Jeff co-founded the Weather Underground in 1995 while working on his Ph.D. He flew with the NOAA Hurricane Hunters from 1986-1990.
By: Dr. Jeff Masters , 3:21 PM GMT on December 19, 2006
The hurricane season of 2006 has a new tropical storm. No, it's not one of those rare December tropical storms. The new storm occurred back in July, according to a post-season analysis released by the National Hurricane Center Friday. The unnamed storm formed about 240 miles southeast of Nantucket, Massachusetts on July 17 from the remains of a cold front that had pushed off the East Coast on July 13. The unnamed storm started off as an extratropical storm, then passed over the warm 28-29 C waters of the Gulf Stream, which helped it make the transition to a warm-cored tropical storm. At its peak intensity, the unnamed storm had winds of 50 mph at the surface. As it moved northeastward, it passed into much colder waters, and died 24 hours after becoming a tropical storm. There were no reports of damage or injuries.
Figure 1. Unnamed tropical storm of July 17, 2006 (labeled "Extratropical (subtropical?) low" in my blog from July 17).
It is often difficult to be certain in real time if a short-lived storm is fully tropical and deserves a name. If the storm is not a threat to land, NHC will usually play it conservative, and rely on an end-of-season post-analysis using data that is not available in real time to determine if a borderline system was a tropical storm or not. In my blog from July 17 of this year, I noted, "To my eye, the system is probably a subtropical storm, and technically should be classified as Subtropical Depression Two. However, is it difficult to tell for sure, and the NHC is conservatively not naming it, since it is headed towards colder water and has little chance of becoming a full tropical storm." This is the second year in row NHC has analyzed a new tropical storm after the season was over. Last year, "Should have been Tammy" got rooked out of name; this year's storm--"Should have been Beryl"--brings the statistics for the 2006 Atlantic hurricane season exactly to average for named storms--ten--and one below normal for hurricanes, five.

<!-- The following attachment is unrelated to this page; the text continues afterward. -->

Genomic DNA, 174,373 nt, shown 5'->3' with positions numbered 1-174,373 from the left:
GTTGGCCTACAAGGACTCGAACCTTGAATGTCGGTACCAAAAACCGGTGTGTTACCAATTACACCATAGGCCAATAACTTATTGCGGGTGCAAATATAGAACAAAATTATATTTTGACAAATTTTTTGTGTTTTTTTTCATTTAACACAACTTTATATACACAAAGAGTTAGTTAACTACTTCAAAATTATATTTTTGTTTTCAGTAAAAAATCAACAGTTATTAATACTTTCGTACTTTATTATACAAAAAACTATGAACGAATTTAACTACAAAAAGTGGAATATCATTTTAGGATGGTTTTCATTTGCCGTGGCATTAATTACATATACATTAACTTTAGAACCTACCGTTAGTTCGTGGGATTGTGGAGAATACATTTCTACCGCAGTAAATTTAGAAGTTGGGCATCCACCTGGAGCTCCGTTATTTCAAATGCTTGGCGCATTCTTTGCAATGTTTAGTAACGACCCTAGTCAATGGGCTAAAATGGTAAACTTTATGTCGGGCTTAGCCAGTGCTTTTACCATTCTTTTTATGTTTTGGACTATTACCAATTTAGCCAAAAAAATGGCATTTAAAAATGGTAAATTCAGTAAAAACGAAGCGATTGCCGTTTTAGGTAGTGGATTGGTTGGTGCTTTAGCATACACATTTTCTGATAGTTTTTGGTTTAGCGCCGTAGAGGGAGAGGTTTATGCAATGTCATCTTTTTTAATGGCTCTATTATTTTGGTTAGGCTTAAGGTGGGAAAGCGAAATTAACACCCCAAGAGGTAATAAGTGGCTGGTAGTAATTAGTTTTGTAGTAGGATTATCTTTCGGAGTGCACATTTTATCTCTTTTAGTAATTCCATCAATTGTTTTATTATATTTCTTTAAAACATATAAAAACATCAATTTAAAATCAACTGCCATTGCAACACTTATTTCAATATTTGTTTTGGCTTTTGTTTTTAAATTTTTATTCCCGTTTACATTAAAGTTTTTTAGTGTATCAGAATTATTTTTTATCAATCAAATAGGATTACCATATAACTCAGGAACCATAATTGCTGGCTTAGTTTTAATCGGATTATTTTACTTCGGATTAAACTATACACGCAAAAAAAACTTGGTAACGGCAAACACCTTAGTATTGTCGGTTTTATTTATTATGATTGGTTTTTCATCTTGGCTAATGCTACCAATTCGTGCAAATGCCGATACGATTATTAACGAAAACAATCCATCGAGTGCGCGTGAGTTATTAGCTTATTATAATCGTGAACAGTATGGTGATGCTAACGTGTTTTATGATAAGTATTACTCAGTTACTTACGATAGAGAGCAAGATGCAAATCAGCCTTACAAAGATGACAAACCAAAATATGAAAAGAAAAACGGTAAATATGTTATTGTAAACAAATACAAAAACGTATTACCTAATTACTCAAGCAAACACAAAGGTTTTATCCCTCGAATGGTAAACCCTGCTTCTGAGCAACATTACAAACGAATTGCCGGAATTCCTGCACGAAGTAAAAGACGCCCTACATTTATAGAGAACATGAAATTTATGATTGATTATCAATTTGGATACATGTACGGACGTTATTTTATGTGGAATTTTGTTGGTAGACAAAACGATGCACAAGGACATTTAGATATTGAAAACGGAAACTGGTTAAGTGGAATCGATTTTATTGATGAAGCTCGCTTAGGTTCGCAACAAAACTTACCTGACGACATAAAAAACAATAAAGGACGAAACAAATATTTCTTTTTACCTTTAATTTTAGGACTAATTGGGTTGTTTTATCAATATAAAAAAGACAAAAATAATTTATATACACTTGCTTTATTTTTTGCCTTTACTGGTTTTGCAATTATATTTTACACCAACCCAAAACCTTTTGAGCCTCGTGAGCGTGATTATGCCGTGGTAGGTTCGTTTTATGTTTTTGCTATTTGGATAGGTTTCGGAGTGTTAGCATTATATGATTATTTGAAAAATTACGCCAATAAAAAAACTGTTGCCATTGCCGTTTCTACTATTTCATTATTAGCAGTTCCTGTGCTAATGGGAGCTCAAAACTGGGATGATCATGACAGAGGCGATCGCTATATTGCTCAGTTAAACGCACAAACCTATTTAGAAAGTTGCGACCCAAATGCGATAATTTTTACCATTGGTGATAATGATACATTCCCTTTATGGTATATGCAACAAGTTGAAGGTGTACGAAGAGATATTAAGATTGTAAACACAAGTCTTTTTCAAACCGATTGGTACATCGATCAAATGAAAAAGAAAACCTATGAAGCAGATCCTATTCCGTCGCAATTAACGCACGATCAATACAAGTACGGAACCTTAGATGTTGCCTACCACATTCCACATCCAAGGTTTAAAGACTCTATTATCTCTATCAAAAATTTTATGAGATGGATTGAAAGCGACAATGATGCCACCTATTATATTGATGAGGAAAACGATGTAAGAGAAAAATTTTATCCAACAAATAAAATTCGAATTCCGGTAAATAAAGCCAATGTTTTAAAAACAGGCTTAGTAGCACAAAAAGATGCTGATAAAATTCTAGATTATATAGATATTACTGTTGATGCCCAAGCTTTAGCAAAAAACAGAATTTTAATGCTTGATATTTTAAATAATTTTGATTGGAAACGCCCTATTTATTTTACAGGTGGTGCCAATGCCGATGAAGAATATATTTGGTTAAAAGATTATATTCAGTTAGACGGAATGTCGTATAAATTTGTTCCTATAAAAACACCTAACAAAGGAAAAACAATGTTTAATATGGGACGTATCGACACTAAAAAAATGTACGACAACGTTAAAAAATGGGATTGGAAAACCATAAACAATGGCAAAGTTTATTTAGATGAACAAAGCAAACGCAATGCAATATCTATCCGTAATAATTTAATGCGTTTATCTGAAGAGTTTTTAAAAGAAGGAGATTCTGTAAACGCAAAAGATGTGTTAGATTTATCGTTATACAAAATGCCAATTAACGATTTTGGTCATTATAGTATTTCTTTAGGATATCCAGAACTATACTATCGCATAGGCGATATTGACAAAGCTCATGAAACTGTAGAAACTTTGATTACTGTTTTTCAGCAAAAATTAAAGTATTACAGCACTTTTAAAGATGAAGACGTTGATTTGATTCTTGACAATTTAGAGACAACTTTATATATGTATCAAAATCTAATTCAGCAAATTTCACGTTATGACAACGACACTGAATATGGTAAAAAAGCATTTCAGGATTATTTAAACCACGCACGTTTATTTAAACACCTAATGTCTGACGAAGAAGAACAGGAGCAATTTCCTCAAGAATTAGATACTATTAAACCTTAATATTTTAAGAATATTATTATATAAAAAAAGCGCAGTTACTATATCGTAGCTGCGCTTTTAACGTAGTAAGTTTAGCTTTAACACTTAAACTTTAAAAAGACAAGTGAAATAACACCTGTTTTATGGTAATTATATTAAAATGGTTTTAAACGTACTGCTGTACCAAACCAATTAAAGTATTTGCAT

For information about Tropical Cyclone Bondo near Madgascar, which is near Category 5 intensity, see Margie Kieper's excellent View From the Surface blog. The cyclone passed only 37 km south of Agalega, Mauritius, today.
Comments will take a few seconds to appear.